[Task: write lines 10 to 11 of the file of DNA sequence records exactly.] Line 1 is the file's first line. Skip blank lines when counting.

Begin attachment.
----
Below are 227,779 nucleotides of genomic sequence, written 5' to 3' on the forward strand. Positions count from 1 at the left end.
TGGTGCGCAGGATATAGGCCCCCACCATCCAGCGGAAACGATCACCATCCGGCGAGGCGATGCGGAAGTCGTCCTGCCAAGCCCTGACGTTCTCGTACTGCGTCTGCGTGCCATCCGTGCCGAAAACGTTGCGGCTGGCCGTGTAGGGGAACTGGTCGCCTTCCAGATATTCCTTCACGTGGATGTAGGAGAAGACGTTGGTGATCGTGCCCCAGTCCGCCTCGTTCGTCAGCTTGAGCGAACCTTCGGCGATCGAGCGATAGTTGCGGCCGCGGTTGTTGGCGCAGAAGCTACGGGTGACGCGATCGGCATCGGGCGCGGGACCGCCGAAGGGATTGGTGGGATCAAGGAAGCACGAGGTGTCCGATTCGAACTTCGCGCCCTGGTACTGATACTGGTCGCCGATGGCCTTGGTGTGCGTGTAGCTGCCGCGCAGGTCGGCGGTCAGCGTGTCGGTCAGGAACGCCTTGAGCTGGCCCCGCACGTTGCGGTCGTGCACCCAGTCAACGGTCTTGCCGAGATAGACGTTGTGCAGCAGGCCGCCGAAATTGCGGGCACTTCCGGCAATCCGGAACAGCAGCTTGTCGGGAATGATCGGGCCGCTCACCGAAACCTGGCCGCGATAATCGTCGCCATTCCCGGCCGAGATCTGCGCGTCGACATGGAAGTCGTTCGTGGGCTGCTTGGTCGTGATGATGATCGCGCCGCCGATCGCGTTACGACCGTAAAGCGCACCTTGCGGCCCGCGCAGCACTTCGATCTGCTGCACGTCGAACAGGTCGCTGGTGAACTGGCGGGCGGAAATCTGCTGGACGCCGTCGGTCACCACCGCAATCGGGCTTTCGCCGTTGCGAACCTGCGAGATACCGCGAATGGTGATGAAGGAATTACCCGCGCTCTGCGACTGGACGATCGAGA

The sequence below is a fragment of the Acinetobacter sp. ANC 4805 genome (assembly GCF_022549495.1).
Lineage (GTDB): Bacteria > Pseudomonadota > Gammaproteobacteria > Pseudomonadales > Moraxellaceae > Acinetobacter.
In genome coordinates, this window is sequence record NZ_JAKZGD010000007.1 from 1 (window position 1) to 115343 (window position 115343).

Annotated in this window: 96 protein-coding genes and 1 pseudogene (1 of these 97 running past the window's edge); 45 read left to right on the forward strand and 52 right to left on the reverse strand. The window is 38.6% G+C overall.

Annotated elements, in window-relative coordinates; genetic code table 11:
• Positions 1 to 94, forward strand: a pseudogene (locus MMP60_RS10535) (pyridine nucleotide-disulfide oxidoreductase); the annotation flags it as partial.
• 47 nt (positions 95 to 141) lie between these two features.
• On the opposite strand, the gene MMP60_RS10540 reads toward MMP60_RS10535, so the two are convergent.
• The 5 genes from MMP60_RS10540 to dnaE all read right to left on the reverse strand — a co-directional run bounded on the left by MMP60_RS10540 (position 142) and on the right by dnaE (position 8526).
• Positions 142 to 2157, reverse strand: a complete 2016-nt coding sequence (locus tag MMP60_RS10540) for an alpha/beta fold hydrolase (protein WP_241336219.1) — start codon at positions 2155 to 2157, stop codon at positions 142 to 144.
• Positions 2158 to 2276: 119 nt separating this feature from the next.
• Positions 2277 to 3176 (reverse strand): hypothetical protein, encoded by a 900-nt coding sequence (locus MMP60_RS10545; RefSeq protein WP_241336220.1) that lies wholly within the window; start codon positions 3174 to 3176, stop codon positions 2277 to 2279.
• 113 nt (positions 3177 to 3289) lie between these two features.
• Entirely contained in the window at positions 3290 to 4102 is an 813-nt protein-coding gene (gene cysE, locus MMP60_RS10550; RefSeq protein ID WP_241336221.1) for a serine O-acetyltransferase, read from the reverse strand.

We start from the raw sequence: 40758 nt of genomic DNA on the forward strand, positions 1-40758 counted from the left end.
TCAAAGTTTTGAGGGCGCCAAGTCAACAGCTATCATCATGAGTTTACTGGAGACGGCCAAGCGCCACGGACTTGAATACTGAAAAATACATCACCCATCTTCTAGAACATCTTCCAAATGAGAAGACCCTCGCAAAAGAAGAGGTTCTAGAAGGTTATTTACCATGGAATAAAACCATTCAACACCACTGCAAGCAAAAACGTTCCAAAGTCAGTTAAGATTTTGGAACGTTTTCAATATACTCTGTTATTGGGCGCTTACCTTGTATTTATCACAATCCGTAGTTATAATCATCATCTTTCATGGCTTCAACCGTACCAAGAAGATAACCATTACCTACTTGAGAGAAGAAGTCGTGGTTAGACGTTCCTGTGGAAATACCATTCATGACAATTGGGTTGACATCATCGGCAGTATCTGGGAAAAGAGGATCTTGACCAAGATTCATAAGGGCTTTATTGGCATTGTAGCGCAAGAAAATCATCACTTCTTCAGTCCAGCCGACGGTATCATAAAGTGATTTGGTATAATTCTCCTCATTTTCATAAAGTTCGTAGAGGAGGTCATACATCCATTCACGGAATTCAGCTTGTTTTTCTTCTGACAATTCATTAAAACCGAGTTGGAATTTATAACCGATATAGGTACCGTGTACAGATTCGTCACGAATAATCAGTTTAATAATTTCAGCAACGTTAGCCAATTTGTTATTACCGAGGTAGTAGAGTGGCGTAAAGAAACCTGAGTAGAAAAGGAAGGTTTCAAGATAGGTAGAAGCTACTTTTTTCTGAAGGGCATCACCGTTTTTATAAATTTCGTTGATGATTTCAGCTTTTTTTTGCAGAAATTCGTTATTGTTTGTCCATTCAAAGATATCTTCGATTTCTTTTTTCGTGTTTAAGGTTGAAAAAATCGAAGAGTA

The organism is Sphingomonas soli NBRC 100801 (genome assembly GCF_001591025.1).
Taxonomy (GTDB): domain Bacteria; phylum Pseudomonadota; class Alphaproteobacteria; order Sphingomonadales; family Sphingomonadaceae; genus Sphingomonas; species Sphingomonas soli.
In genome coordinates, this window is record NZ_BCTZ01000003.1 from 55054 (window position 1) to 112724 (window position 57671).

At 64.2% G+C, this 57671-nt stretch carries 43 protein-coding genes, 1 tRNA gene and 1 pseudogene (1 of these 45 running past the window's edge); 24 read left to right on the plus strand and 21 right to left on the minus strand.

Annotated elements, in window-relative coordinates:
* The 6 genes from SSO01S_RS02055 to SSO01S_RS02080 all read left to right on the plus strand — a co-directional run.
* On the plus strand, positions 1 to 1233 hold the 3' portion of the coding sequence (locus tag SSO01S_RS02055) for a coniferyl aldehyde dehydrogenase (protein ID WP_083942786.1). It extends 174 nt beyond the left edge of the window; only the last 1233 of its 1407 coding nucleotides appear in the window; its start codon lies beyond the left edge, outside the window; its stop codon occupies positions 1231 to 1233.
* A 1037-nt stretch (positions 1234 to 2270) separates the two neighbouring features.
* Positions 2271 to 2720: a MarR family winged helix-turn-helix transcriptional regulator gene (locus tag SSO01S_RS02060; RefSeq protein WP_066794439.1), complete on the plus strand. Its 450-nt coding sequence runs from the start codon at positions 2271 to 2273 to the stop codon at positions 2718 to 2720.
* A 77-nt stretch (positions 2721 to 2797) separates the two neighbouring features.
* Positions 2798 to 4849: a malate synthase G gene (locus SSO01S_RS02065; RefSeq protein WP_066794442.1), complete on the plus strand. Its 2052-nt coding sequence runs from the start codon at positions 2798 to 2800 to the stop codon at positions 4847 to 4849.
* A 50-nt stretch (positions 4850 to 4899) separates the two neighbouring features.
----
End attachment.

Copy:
• On the opposite strand, the gene MMP60_RS10540 reads toward MMP60_RS10535, so the two are convergent.
• The 5 genes from MMP60_RS10540 to dnaE all read right to left on the reverse strand — a co-directional run bounded on the left by MMP60_RS10540 (position 142) and on the right by dnaE (position 8526).